The most essential element of foot care for people with foot and ankle osteoarthritis is to wear shoes that fit properly and feel comfortable. The following are things to look for in finding a comfortable shoe:
Shoes shaped like your foot
Shoes that have support — for example, no slip-on shoes
Rubber soles to provide more cushioning
Proper fit — ask the salesperson to help you with this
Exercise can help keep your feet pain-free, strong, and flexible. Exercises that can be good for your feet include:
Achilles stretch. With your palms flat on a wall, lean against the wall and place one foot forward and one foot back. Lean forward, leaving your heels on the floor. You can feel the pull in your tendon and your calf. Repeat this exercise three times, holding for 10 seconds on each repeat.
Big-toe stretch. Place a thick rubber band around your big toes. Pull the big toes away from each other and toward the other toes. Hold this position for five seconds and repeat the exercise 10 times.
Toe pull. Place a rubber band around the toes of each foot, and then spread your toes. Hold this position for five seconds and repeat the exercise 10 times.
Toe curl. Pick up marbles with your toes.
Arthritis of the Foot and Ankle
The pain and stiffness you feel in your feet and ankles as you grow older could be arthritis. If left untreated, this nagging pain can grow worse, eventually becoming so excruciating that you can no longer walk even short distances. Severe arthritis can restrict your mobility and limit your quality of life, but with proper treatment, you can slow the development of arthritis and lead a more productive life.
What is Arthritis?
Arthritis is a broad term for a number of conditions that destroy the workings of a normal joint.
Arthritis may occur in your back, neck, hips, knees, shoulders or hands, but it also occurs in your feet and ankles. Almost half of people in their 60s and 70s have arthritis of the foot and/or ankle that may not cause symptoms.
There are many different types of arthritis. The most common type, osteoarthritis (OSS-tee-oh-ar-THRI-tiss), results from the “wear and tear” damage to joint cartilage (the soft tissue between joint bones) that comes with age. The result is inflammation, redness, swelling and pain in the joint.
Also, a sudden and traumatic injury such as a broken bone, torn ligament or moderate ankle sprain can cause the injured joint to become arthritic in the future. Sometimes a traumatic injury will result in arthritis in the injured joint even though the joint received proper medical care at the time of injury.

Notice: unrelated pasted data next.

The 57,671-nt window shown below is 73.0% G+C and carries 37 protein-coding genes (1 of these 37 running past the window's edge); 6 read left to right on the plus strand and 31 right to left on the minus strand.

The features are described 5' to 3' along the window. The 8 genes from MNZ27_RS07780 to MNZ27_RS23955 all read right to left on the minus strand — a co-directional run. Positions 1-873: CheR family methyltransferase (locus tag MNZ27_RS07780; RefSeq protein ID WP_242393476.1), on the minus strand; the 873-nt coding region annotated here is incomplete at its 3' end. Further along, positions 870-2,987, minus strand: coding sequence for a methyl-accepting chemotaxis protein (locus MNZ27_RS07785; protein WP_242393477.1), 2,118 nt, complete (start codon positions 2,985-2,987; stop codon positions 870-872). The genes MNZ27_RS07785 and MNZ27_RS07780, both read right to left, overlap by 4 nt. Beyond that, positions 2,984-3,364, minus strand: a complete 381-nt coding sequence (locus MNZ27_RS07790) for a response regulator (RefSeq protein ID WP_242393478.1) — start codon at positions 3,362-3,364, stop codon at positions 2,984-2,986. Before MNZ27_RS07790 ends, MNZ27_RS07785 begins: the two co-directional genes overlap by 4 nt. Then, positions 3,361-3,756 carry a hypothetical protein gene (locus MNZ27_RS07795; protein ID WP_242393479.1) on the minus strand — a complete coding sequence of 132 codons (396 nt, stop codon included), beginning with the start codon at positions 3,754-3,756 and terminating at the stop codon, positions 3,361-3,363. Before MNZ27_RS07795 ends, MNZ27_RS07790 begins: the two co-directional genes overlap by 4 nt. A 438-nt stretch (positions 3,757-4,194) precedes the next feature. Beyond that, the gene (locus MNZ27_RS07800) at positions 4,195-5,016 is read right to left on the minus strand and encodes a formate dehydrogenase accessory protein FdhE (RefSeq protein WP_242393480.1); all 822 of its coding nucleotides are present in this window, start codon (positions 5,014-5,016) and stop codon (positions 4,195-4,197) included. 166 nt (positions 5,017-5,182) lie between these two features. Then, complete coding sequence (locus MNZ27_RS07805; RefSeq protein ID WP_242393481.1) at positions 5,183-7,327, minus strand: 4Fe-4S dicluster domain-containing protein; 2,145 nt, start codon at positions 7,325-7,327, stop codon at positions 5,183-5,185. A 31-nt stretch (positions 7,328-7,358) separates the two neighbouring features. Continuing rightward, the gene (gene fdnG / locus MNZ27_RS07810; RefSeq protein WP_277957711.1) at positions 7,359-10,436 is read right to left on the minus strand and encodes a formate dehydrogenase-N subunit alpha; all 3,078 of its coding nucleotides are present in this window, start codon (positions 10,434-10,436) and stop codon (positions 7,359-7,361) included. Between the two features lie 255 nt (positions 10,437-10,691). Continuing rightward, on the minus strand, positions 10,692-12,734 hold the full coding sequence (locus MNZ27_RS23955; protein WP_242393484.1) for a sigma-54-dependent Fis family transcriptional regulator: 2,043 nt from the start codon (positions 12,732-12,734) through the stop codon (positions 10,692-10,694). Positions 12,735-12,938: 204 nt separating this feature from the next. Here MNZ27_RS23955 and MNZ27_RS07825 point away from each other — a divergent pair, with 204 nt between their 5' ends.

Another common type, rheumatoid arthritis, is an inflammatory condition caused by an irritation of the joint lining (the synovium). People with rheumatoid arthritis for at least 10 years almost always develop arthritis in some part of the foot or ankle.
Other types of inflammatory arthritis include gout, lupus, ankylosing spondylitis and psoriatic arthritis.
The foot has 26 bones and more than 30 joints. Tough bands of tissue called ligaments hold these together. The muscles, tendons and ligaments work together with the many joints of the foot to control motion. This smooth motion makes it possible for a person to walk well. When you get arthritis in the foot, you develop pain and limited motion so that you cannot walk as well.
Treatment of Arthritis of the Foot and Ankle
Proper treatment of foot and ankle arthritis addresses both pain and joint deformity. Pain develops when the joint is injured. Injury to the joint may result from swelling caused by inflammatory arthritis or from the loss of joint surface (cartilage), often caused by trauma. If left untreated, the foot and ankle may eventually become deformed.
If your doctor suspects you have arthritis of the foot and ankle, he/she will ask you to have a complete medical history and physical examination. X-rays and laboratory tests often can confirm the type and extent of the arthritis. Other tests such as a bone scan, computed tomography (CT) scan or magnetic resonance imaging (MRI) may be used to evaluate your condition.
Once your doctor confirms you have arthritis, he/she will recommend a treatment regimen which may include medications by mouth (anti-inflammatories), injections (steroids), physical therapy, weight loss, or orthotics such as pads in your shoes or custom-made braces. Surgery may be necessary. This may mean cleaning the arthritic joint, eliminating the painful motion of the joint, replacing the joint with an artificial joint or a combination of all these.
After surgery, you will require a period of rehabilitation when your foot might have to be in a cast and you might have to wear special shoes or braces for a while.
Who Will Care for You?
Orthopaedic surgeons, medical doctors who specialize in the nonsurgical and surgical care of foot and ankle problems, can diagnose and treat your arthritis. In addition to your orthopaedic surgeon, other health care professionals may care for you, including a rheumatologist (medical arthritis specialist), physiatrist (rehabilitation specialist), pedorthist (footwear specialist), physical therapist, orthotist (brace specialist), occupational therapist, nurse and/or clinical social worker.